In Wendell Steavenson’s debut novel, a character with a résumé much like her own works as a reporter for an American newspaper overseas, chronicling numerous angles of the War on Terror. Over the course of 12 years, Kit is stationed in Baghdad, Beirut, Paris and the Greek island of Kos. The book follows the real events that unfolded during this time, beginning with the American occupation of Iraq and ending with the ISIS attack on Paris in November 2015.
This spread of time and place offers rich ground for “Paris Metro,” which is ultimately a novel about how ideologies and prejudices grow and change. Through Kit’s reportage and personal relationships, she meets scores of people with different views on the subjects of the day, and they’re never afraid to say what they think.
Steavenson is at her best when she lets her characters go after one another like they do in a Beirut bar after worldwide protests over a Mohammed cartoon turned violent. Kit sits with a group of men, and their conversation slides from issue to issue. At first, they’re trading barbs about the protests themselves.
“People are being manipulated,” suggests Ahmed, Kit’s husband.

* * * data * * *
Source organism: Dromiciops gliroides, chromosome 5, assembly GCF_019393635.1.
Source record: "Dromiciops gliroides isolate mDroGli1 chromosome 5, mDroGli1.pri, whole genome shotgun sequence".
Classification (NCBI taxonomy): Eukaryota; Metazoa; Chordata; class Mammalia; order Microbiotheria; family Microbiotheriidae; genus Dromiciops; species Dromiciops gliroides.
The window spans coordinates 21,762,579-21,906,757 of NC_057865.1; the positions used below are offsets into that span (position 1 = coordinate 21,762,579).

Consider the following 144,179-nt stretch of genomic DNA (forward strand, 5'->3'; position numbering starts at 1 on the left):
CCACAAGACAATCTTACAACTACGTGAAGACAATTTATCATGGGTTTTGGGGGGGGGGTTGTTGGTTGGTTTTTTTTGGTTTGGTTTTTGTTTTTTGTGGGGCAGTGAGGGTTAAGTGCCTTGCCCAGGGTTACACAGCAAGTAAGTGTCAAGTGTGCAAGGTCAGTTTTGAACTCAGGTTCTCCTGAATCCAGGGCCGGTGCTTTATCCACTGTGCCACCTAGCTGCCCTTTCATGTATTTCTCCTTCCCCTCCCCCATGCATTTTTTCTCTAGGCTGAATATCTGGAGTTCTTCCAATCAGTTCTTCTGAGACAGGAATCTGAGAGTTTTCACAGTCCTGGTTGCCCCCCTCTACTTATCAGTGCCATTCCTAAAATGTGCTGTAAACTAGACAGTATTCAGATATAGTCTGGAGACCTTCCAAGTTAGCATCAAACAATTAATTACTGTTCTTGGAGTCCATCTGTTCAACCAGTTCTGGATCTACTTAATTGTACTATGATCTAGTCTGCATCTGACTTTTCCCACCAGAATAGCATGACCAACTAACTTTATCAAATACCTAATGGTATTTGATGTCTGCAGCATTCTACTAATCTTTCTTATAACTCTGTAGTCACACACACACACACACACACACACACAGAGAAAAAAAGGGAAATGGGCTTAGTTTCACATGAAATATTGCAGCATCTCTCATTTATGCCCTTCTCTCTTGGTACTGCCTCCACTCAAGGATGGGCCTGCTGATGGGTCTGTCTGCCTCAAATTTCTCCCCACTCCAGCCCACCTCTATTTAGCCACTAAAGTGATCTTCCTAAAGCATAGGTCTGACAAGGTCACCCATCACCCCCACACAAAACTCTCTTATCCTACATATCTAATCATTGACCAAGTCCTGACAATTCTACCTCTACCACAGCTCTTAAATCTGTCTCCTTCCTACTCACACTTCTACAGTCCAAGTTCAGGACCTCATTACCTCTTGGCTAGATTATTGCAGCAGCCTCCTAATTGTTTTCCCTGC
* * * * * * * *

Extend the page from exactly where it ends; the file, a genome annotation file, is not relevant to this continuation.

“People are upset,” she says.
“Don’t be fooled by crowds. Crowds are easy to buy,” says Ahmed.
“Don’t underestimate people, popular sentiment,” says Kit. Then they slide to a discussion of what most harms the Middle East at large. Steveanson’s characters cannot talk about anything other than the cataclysms in front of them, even if none of their companions will be swayed by words.
What does sway Kit, despite her wide-ranging knowledge of the Middle East and its conflicts, is isolated experience. “Paris Metro” chronicles a number of flash points in Kit’s life: the death of a friend, the end of a marriage, betrayal and more. She is, at different times, vulnerable to naive optimism, shortsighted bigotry and stubbornness. This is where the book is most challenging and worthwhile. When Kit changes her mind, she does so forcefully. Those around her hear it. When she changes her mind in a hateful direction, it can be hard to bear. There is always enough pushback that it never feels as though Steveanson is letting painful assertions go unanswered, but it stings nonetheless.
In many ways, “Paris Metro” is a catalog of the ways the continuing War on Terror affects the lives of those close to it. It gives more space to characters from the affected countries than most books, though even more would have served the book better. Steveanson’s firsthand knowledge of what it was like to cover these subjects gives “Paris Metro” necessary authority, and in the novel it is wielded well.
Bradley Babendir is a writer who has written for the New Republic, Pacific Standard, the New Inquiry and other publications.
By: Wendell Steavenson.
Publisher: W.W. Norton, 371 pages, $25.95.